Always use a soft cloth to clean the band, and the head of the watch to remove dirt and dust. And if its material is leather, use a damp cloth, gently dry, and polish. For those made of metals bracelets, soapy water and a soft-bristled toothbrush will do the magic. If you have a water-resistant watch, like Rado, try your best to avoid exposure to water or liquid cleaners. Wipe the timer with a dry soft cloth regularly. Give your hourglass a complete movement overhaul every three to five years to keep it in good shape.
Whatever has an engine will be worn out someday. By then, you will have a choice of either repairing it or getting a new one. But if you served it regularly, its life can be extended and also kept in good shape. This same principle is also applicable to watches. Mechanical timepieces will always get wearied and not function the way they used to when newly bought. How it will work is dependent on several factors, and the primary one is quality. You’ll expect a higher-quality to last longer than that of a poor one. All watches must be serviced regularly, perhaps yearly, irrespective of the warranty. It helps to sort any issue before it becomes a problem.
Placing a watch close to a magnet can affect its operating mechanism negatively. Almost everywhere, we are surrounded by magnetic products such as smartphones, televisions, PC, electronic speakers, etc. The magnetism from these products can affect the functioning of your watch. And keeping them about 5 meters away from products with magnetic properties will weaken the effects or influence of magnetism. All watches except digital quartz have a common feature called motors. This property suffers adverse effects from magnets and makes watches spoil faster when exposed to magnetic properties. And in case your timer has been exposed to a magnet, do well to get it serviced.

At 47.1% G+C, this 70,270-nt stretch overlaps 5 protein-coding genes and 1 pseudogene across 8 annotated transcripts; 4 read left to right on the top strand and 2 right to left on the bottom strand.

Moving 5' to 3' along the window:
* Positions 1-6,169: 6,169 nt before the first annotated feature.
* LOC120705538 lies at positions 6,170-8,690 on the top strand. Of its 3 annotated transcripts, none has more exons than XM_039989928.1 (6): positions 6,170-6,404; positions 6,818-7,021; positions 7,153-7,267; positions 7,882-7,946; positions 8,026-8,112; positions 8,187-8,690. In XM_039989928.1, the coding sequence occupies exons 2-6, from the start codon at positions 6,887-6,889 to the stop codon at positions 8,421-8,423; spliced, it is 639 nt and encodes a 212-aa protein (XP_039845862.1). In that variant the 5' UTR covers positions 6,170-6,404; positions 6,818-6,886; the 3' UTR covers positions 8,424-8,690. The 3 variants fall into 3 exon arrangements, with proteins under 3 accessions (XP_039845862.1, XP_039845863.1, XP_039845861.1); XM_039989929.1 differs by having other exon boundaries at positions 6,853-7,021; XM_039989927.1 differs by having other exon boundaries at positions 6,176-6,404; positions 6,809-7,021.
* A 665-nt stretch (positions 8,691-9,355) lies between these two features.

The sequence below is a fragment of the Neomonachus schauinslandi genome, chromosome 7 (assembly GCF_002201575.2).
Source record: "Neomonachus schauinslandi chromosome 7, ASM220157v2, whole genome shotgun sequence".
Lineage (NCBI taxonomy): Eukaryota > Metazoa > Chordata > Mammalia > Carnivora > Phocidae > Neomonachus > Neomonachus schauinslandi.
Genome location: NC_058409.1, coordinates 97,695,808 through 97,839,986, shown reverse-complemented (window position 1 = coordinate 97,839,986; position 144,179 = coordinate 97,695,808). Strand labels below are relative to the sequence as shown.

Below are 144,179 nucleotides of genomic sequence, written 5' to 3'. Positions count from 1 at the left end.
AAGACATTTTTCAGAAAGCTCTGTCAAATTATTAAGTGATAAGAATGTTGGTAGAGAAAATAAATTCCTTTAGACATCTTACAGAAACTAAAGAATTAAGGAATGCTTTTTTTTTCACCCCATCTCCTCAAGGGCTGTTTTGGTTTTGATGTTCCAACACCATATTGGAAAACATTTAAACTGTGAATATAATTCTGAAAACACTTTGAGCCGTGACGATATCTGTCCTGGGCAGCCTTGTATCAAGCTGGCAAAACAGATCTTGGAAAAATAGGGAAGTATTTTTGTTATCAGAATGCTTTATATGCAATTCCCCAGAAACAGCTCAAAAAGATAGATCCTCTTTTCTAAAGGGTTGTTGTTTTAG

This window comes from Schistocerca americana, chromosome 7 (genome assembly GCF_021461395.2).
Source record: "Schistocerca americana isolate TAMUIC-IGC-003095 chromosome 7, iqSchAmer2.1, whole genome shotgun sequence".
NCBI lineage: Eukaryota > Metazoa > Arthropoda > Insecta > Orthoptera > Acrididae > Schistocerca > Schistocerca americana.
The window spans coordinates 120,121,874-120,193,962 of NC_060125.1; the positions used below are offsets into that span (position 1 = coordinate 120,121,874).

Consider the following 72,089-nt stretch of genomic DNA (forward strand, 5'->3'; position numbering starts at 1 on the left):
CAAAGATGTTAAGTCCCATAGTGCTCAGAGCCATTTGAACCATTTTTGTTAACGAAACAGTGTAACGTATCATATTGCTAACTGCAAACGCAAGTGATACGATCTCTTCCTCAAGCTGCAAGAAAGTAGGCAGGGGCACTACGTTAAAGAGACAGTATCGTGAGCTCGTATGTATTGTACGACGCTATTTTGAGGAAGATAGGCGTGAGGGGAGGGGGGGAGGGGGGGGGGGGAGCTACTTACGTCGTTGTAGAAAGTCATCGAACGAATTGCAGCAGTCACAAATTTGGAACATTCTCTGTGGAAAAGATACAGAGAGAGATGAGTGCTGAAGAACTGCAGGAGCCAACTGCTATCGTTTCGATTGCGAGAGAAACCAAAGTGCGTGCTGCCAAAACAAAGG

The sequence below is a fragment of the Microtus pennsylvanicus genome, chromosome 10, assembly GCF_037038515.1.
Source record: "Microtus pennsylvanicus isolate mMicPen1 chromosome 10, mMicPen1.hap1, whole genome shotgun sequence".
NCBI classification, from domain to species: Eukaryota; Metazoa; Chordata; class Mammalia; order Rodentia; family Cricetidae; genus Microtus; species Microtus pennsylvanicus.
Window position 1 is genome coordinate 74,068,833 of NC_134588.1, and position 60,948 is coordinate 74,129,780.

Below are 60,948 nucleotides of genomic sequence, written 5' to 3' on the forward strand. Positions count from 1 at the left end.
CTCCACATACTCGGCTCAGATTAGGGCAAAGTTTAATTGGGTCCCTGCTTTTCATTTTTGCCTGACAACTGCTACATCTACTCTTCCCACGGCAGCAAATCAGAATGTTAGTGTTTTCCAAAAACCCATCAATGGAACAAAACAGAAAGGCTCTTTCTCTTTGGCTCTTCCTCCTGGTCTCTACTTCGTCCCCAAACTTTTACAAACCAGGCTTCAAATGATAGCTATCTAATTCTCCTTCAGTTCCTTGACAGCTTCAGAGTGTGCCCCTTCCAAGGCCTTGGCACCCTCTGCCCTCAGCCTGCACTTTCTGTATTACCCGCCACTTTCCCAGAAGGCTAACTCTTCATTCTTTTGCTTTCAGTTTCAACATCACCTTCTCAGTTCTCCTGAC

By all means, avoid banging the crystal of your watch against hard surfaces that might cause a scratch. The dial of timers suffers more damage than any other part because the crystal is always exposed. While most cases are made of glasses, others could be made of either plastic or synthetic sapphire crystal. To clean the crystal of your watch, open the case and pop the crystal out carefully. Pour some brass cleaner on a clean soft rag and use it to polish the crystal. Remove dirt and debris from the edges of the crystal by using the edge of a clean cloth. Then allow it to dry completely, apply a little amount of crystal cement to the edges of the watch, and slowly set the crystal back into the case.
Exposing your watch to actinic substances such as perfumes, soaps, cosmetics, or soap can damage the strap or case. Creams damage the band of wristwatches and make it tear eventually, so you must wait for the lotion on your body to dry before wearing your pocket watch. Do not expose your wristwatches to sunlight for a long time too. This is because the ultra-violet rays from the sun make watches fade faster and easily.
The same way electronic devices come with manuals watches also come with a handbook that gives guidance on how to operate and care for it. At times, we often get carried away with the excitement of getting a new digital timer that we forget to follow the instructions that come with it. However, it is necessary to follow the instructions attached to know how best to care for it.